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Strabo, Geography 38 0 Browse Search
M. Tullius Cicero, Orations, for Quintius, Sextus Roscius, Quintus Roscius, against Quintus Caecilius, and against Verres (ed. C. D. Yonge) 30 0 Browse Search
M. Annaeus Lucanus, Pharsalia (ed. Sir Edward Ridley) 16 0 Browse Search
P. Ovidius Naso, Metamorphoses (ed. Arthur Golding) 16 0 Browse Search
P. Ovidius Naso, Metamorphoses (ed. Brookes More) 16 0 Browse Search
P. Vergilius Maro, Aeneid (ed. Theodore C. Williams) 14 0 Browse Search
Euripides, Cyclops (ed. David Kovacs) 10 0 Browse Search
John Conington, Commentary on Vergil's Aeneid, Volume 2 10 0 Browse Search
P. Vergilius Maro, Aeneid (ed. John Dryden) 8 0 Browse Search
Diodorus Siculus, Library 8 0 Browse Search
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Browsing named entities in Pindar, Odes (ed. Diane Arnson Svarlien). You can also browse the collection for Aetna (Italy) or search for Aetna (Italy) in all documents.

Your search returned 2 results in 2 document sections:

Pindar, Olympian (ed. Diane Arnson Svarlien), Olympian 4 For Psaumis of Camarina Chariot Race 452 B. C. (search)
Olympian 4 For Psaumis of Camarina Chariot Race 452 B. C. Charioteer of the thundercloud with untiring feet, highest Zeus! Your Seasons, whirling to the embroidered notes of the lyre's song, sent me as a witness of the most lofty games. When friends are successful, the noble immediately smile onthe sweet announcement. Son of Cronus, you who hold Aetna, the wind-swept weight on terrible hundred-headed Typhon, receive, for the sake of the Graces, this Olympic victory-procession, this most enduring light of widely powerful excellence. For the procession comes in honor of Psaumis' chariot; Psaumis, who, crowned with the olive of Pisa, hurries to rouse glory for Camarina. May the god be gracious to his future prayers, since I praise a man who is most eager in the raising of horses,who rejoices in being hospitable to all guests, and whose pure thoughts are turned towards city-loving peace. I will not stain my words with lies. Perseverance is what puts men to the test, and what saved the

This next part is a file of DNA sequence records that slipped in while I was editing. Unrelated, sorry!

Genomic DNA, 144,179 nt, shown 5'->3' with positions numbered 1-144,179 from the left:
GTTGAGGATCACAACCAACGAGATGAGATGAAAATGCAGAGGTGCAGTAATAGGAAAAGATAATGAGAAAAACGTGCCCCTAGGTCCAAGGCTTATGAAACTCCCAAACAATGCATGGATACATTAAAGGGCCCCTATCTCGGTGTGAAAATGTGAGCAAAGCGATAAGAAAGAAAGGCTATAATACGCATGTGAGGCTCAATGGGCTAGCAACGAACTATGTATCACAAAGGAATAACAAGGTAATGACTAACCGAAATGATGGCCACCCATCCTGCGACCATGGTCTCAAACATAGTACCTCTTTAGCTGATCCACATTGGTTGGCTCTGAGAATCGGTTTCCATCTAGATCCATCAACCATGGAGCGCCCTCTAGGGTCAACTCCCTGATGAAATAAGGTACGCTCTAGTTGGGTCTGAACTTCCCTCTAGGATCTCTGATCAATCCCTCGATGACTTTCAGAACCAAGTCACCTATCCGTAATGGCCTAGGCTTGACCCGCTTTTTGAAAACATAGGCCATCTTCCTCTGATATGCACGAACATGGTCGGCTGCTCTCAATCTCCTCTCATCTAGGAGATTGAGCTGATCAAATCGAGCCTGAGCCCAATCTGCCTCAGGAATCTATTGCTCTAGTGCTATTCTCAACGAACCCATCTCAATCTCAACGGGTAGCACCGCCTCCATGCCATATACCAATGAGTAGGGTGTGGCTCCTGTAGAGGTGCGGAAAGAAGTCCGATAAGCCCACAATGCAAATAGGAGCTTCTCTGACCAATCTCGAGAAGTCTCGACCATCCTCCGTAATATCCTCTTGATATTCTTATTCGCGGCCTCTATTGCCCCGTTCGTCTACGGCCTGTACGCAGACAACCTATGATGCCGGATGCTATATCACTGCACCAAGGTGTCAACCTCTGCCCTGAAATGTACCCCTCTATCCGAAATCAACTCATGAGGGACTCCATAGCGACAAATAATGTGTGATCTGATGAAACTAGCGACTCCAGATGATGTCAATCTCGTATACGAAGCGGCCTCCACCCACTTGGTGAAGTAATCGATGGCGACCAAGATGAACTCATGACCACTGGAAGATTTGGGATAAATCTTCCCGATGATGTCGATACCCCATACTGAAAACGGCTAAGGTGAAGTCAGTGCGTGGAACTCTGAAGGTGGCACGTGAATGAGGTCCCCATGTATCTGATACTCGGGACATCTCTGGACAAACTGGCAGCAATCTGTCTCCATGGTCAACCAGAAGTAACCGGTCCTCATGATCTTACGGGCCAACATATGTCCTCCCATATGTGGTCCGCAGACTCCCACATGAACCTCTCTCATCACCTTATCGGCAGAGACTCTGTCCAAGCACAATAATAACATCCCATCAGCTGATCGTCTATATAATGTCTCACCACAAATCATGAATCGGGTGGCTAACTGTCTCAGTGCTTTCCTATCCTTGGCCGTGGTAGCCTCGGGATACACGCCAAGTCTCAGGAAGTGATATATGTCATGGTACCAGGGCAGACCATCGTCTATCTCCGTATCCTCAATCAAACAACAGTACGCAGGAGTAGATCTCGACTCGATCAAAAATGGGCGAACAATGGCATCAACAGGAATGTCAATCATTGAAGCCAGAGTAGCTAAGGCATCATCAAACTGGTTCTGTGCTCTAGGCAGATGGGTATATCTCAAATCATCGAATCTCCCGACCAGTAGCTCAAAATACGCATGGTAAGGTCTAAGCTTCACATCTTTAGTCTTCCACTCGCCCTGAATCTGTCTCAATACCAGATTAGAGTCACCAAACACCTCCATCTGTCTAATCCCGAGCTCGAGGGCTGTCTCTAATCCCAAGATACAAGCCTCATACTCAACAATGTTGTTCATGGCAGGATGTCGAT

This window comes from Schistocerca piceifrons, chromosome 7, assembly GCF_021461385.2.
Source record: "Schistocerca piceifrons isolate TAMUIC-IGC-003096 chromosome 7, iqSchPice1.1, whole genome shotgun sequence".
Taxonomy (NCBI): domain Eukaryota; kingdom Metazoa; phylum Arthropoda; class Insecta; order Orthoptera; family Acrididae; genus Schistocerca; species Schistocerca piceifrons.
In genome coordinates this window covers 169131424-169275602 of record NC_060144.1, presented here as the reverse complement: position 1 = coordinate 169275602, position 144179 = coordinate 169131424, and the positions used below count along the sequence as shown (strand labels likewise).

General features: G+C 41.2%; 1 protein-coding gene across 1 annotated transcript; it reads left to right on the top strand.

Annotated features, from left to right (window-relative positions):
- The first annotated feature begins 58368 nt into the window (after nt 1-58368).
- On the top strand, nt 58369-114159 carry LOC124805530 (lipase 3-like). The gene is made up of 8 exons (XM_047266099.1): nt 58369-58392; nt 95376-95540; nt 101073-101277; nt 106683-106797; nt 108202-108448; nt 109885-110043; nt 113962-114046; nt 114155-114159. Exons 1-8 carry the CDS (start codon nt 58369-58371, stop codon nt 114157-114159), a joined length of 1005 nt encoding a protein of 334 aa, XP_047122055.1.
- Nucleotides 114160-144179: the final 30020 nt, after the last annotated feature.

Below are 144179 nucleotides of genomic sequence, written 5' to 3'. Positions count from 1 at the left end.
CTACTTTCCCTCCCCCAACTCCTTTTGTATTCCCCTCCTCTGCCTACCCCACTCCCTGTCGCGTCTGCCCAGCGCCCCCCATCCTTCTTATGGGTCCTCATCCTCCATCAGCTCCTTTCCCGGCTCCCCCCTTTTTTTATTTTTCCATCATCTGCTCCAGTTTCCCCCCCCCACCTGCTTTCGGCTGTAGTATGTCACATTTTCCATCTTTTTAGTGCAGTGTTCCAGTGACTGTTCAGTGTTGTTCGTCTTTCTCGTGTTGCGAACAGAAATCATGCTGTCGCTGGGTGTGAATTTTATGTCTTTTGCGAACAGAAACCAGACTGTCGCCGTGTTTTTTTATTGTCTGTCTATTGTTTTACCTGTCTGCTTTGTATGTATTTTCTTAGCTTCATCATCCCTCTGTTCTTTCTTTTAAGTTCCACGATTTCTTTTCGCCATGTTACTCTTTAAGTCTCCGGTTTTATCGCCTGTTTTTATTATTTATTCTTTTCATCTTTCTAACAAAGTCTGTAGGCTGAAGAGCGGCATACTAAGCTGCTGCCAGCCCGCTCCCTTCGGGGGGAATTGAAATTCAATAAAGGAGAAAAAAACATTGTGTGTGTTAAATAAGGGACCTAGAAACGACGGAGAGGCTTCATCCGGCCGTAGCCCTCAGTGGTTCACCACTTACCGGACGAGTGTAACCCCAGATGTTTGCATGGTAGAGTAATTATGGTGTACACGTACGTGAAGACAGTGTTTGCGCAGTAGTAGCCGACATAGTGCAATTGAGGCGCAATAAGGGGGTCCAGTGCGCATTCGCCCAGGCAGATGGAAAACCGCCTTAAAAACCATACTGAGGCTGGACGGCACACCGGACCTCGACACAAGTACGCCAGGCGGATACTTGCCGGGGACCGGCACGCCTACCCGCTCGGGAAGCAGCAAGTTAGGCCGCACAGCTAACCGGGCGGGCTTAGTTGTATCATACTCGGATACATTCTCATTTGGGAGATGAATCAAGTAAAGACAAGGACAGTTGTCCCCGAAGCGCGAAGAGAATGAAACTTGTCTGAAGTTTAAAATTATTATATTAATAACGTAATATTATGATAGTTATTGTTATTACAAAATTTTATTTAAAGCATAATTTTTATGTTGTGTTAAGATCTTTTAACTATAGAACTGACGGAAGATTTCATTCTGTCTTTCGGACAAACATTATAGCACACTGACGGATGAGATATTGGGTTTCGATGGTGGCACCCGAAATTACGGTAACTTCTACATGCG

Pindar, Olympian (ed. Diane Arnson Svarlien), Olympian 13 For Xenophon of Corinth Foot Race and Pentathlon 464 B. C. (search)
noble herald, who announced their victories sixty times at both places, will confirm my words. Their victories at Olympia seem to have already been mentioned; and of those in the future I could tell clearly when the time comes. For now I am hopeful, although a god controlsthe outcome. If the good fortune of their family continues, we shall leave this to Zeus and Enyalius to accomplish. They won six times beneath the brow of Parnassus; and all their victories in Argos and in Thebes, and all that shall be witnessed by the royal Lycaean altar that rules over the Arcadians, and by Pellana, and Sicyon, and Megara, the beautifully enclosed precinct of the Aeacidae,and Eleusis and splendid Marathon, and the wealthy and beautiful cities beneath the high crest of Aetna, and Euboea—you may search through all Greece, and you will find that their victories are more than the eye can see. Come, swim away with agile feet!Zeus the Accomplisher, grant reverence, and a sweet good fortune of delights